Landlords Beware: Are you opening the door to liability?
With Brexit dominating the headlines, you may have thought other areas of law reforms were being put on the back burner. Well, this is certainly not the case for the rented sector of the housing market. Hannah Bates, solicitor at Shakespeare Martineau, looks at what landlords need to do to protect their investment in light of the introduction of the Homes (Fitness for Human Habitation) Act 2018.
What is it?
From 20 March 2019, the Homes (Fitness for Human Habitation) Act 2018 will place an additional burden on landlords of both the private rented sector and social housing to make sure that their properties are fit for habitation at the beginning of and throughout a tenancy.
Previously, a tenant could only take action in respect of disrepair and that action had to be conducted through the local authority under the Housing Act 2004. A landlord is now responsible to a tenant for issues concerning the design and condition of a property even where the property is not in disrepair, but the design and condition presents a health and safety risk – for example, a lack of adequate heating equipment, low levels of natural light or insufficient ventilation.
The Act also extends mandatory licensing for houses in multiple occupation to improve the living conditions of tenants in shared homes and tightens up the rules regarding smoke and carbon monoxide detectors.
What do I need to do?
All landlords and local authorities should be doing a ‘stock take’ of their investment properties and reviewing any issues raised by tenants. Issues that were previously outside of a landlord’s repairing obligation may now be caught under the act.
Landlords will be required to have a five yearly electrical installation safety inspection and all landlords should belong to a mandatory redress scheme.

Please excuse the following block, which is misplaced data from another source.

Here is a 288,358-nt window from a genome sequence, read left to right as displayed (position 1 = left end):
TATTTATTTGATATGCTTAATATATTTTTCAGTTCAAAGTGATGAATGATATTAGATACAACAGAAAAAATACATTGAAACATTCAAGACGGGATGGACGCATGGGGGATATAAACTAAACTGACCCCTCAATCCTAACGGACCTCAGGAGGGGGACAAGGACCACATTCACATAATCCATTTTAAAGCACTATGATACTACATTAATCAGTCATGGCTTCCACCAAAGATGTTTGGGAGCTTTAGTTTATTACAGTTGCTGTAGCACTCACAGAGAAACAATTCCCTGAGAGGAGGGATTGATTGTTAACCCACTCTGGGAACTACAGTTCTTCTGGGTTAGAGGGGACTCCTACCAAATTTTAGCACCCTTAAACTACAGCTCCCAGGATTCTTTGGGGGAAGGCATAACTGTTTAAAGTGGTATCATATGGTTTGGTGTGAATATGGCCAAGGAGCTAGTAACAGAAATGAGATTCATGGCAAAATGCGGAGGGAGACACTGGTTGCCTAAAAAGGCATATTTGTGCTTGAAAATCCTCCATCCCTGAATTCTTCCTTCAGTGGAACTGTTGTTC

When do I need to do it?
Any new tenancies entered in to after 20 March 2019 which are for a term of less than seven years will be subject to the act, this includes any tenancies which become new periodic tenancies after the fixed term has expired.
Any periodic tenancies which are already in place, will become subject to the Act after 12 months i.e. 20 March 2020.
What happens if I don’t act?
Local authorities will have the power to impose on offending agents and landlords, penalties including banning orders and fines.
It is suggested that rogue landlords and agents will be recorded on a national register to keep track of erring individuals and agencies, and landlords who fail to deal with such health and safety hazards could be made to refund rent to the tenants.
And It doesn’t end there…
The Tenant Fees Bill, currently making its way through parliament, will seek to save renters around £240 million per year by prohibiting landlords and letting agents from requiring certain payments to be made, including capping tenancy deposits.